ROYAL SOCIETY: SCREW THE POOR & GIVE US THE CASH FOR GREEN RESEARCH
Consumers will need to pay more for energy if the UK is to have any chance of developing the technologies needed to tackle climate change, according to a group of leading scientists and engineers. In a Royal Society study to be published today, the experts said that the government must put research into alternatives to fossil fuel much higher among its priorities, and argued that current policy in the area was "half-hearted".
"We have adapted to an energy price which is unrealistically low if we're going to try and preserve the environment," John Shepherd, a climate scientist at Southampton University and co-author of the report said. "We have to allow the economy to adapt to higher energy prices through carbon prices and that will then make things like renewables and nuclear more economic, as carbon-based alternatives become more expensive."
Shepherd admitted higher energy costs would be a hard sell to the public, but said it was not unthinkable. Part of the revenue could be generated by a carbon tax that took the place of VAT, so that the cost of an item took into account the energy and carbon footprint of a product. This would allow people to make appropriate decisions on their spending, and also raise cash for research into alternatives. "Our research expenditure on non-fossil energy sources is 0.2% of what we spend on energy itself," said Shepherd. "Multiplying that by 10 would be a very sensible thing to do. We're spending less than 1% on probably the biggest problem we've faced in many decades."
He said that the priority should be to decarbonise the UK's electricity supply. Measures such as the government's recent support for electric cars, he said, would be of no use unless the electricity they used came from carbon-free sources.
Though the creation of the Department of Energy and Climate Change (DECC) was a good move, Shepherd said: "We've had a lot of good talk but we still have remarkably little in the way of action." He cited the recent DECC proposals on carbon capture and storage (CCS) as an example. The department plans to legislate that any new coal-fired power station must demonstrate CCS on a proportion of its output. Once the technology is proven, a judgment made by the EnvironmentAgency around 2020, power plants would have five years to scale up to full CCS.
Shepherd said the proposals were not bold enough. "Really, it needs to be 'no new coal unless you have 90% emissions reductions by 2020'. That is achievable and, if that were a clear signal, industry would get on and do it. It's taken a long time for that signal to come through and now that it has, it's a half-hearted message."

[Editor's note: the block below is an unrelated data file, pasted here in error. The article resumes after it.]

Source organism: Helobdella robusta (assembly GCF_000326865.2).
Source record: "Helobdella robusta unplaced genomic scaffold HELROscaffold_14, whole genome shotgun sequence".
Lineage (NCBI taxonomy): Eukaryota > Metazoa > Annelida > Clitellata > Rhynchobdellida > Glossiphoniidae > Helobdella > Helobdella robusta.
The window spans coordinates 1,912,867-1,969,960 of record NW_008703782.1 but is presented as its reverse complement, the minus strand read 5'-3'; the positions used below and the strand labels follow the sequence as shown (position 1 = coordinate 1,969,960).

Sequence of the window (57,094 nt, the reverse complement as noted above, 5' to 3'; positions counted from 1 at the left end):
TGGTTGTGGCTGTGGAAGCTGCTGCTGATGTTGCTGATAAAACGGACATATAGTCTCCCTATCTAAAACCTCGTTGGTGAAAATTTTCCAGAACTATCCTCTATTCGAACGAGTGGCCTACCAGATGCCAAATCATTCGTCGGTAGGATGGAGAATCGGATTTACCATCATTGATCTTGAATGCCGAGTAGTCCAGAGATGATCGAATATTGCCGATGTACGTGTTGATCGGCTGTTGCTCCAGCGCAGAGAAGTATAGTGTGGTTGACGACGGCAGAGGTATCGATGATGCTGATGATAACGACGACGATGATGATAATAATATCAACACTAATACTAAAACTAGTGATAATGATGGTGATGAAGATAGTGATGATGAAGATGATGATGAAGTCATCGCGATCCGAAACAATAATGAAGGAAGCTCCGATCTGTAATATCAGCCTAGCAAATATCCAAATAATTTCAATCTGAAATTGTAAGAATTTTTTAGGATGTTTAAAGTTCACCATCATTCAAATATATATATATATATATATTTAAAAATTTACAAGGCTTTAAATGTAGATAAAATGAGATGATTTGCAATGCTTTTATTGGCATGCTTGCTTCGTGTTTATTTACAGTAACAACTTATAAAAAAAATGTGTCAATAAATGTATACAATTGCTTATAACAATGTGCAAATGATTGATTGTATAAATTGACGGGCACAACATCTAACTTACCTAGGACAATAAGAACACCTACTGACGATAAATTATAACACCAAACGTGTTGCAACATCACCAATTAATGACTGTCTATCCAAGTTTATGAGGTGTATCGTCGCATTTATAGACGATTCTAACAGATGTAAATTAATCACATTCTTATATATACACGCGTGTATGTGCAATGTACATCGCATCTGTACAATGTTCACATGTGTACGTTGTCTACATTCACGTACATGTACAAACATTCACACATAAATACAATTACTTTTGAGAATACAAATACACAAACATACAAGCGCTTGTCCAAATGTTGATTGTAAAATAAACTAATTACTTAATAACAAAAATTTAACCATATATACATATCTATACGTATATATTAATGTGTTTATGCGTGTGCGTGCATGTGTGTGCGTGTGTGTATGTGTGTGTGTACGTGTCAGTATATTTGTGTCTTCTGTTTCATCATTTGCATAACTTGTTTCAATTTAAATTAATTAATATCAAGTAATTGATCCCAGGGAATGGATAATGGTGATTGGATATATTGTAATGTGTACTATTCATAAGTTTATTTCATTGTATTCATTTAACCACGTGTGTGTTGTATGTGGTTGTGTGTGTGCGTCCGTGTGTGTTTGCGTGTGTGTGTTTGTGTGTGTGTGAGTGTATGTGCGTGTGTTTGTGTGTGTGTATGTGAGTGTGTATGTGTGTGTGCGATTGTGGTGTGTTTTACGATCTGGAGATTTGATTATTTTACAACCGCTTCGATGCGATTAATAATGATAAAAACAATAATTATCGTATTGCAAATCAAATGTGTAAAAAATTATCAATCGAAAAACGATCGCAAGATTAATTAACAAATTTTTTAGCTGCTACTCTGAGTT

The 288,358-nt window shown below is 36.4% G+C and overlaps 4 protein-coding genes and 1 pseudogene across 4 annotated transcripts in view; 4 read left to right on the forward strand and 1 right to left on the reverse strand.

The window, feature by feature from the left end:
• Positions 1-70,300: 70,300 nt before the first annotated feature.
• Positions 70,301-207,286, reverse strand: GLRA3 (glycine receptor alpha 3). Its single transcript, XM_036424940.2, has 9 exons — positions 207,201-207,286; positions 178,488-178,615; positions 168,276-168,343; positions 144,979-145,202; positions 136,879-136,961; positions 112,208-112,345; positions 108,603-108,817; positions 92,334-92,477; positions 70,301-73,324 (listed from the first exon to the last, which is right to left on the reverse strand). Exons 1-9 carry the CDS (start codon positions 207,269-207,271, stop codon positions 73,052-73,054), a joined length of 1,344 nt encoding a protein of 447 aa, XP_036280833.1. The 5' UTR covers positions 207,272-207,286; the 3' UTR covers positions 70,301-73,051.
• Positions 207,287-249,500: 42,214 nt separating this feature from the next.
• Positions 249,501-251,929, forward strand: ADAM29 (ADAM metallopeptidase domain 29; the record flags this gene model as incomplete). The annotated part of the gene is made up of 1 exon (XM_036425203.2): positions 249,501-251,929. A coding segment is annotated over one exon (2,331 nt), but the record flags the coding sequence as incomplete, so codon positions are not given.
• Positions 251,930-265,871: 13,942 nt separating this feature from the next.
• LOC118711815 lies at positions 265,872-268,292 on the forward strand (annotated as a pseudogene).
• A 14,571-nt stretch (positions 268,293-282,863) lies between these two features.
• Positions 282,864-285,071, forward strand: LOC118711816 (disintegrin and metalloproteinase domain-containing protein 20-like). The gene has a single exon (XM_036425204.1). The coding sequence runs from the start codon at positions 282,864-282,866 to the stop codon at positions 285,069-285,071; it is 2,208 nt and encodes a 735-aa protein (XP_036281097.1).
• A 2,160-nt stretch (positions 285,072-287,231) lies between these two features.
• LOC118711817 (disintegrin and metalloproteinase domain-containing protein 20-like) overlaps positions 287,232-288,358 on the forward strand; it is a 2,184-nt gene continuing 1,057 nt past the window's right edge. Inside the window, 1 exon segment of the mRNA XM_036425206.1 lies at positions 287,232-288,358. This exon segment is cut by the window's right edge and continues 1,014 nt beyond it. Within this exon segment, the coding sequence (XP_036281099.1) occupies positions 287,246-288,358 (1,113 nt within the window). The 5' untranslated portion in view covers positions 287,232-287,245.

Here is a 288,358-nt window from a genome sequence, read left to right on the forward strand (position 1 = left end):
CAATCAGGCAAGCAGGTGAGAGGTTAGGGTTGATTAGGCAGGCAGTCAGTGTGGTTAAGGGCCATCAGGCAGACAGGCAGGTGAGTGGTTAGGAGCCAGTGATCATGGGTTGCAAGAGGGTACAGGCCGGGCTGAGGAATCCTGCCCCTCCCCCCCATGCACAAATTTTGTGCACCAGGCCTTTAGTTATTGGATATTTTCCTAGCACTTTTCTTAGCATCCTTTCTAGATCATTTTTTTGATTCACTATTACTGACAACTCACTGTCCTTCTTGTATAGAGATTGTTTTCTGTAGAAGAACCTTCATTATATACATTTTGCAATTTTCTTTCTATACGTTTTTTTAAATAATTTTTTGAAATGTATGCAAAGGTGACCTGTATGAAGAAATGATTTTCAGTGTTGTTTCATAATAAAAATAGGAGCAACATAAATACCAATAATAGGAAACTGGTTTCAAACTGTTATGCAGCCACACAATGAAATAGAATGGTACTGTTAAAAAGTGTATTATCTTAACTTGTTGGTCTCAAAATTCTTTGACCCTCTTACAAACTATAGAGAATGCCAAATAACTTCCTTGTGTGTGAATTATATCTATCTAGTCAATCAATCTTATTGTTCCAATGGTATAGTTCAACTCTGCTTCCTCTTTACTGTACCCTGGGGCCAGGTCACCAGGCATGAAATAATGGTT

A spokesperson for DECC argued that its proposed regulatory measures were "the most environmentally ambitious in the world, and would see any new coal power stations capturing at least 20-25% of their carbon emissions from day one".
Ed Miliband, energy and climate change secretary, said that a white paper due next month will lay out how Britain will source its energy for the coming decades. "This white paper will be the first time we've set out our vision of an energy mix in the context of carbon budgets and climate change targets. We have identified ways to tackle the challenges – we will need a mix of renewables, clean fossil fuels and nuclear and we're already making world-leading progress in those areas. It's a transition plan, a once in a generation statement of how the UK will make the historic and permanent move to a low-carbon economy with emissions cut by at least 80% in the middle of the century."
The Royal Society report will argue that energy policy has been too fragmented and short-term in its outlook, with a tendency to hunt for silver-bullet solutions to climate change. "That really isn't the case. What we need is a portfolio of solutions, horses for courses," said Shepherd.
Chiropractic: A brave scientist and an epic court battle: How Britain's libel laws are threatening free speech
With his round, John Lennon-style specs and nerdish good looks, physicist Simon Singh is an unlikely hero. As one of the country's most acclaimed science writers, he has spent much of his 45 years cloistered in his Home Counties study penning Number One bestsellers on mathematical conundrums, code-breaking and the Big Bang theory. Turning his hand to alternative medicine, last year he published a book called Trick Or Treatment? that included a chapter on the history of chiropractic therapy (the manipulation of the spine to realign the back), which was invented by grocer and spiritual healer Daniel David Palmer in 1890s America.
Inspired by the 'miraculous' recovery of a deaf man whom he treated by manipulating or 'racking' his back, Palmer said that 95 per cent of all diseases are caused by trapped vertebrae. Suddenly, the therapy (which takes its name from the Greek word for hand) became a near-religion, with Palmer boasting he was a successor to Christ and Mohammed. He even practised vigorous 'racking' on his own children, which led to him beingrrested and jailed for cruelty. Palmer's ideas caught on and, in 1925, the British Chiropractic Association (BCA) was set up and several clinics opened specialising in the treatment. Chiropractors were able, it seemed, to cure a myriad of ailments and began to broaden their therapies. Recently, the association has said that even children suffering from colic, eating problems, ear infections and asthma can be helped.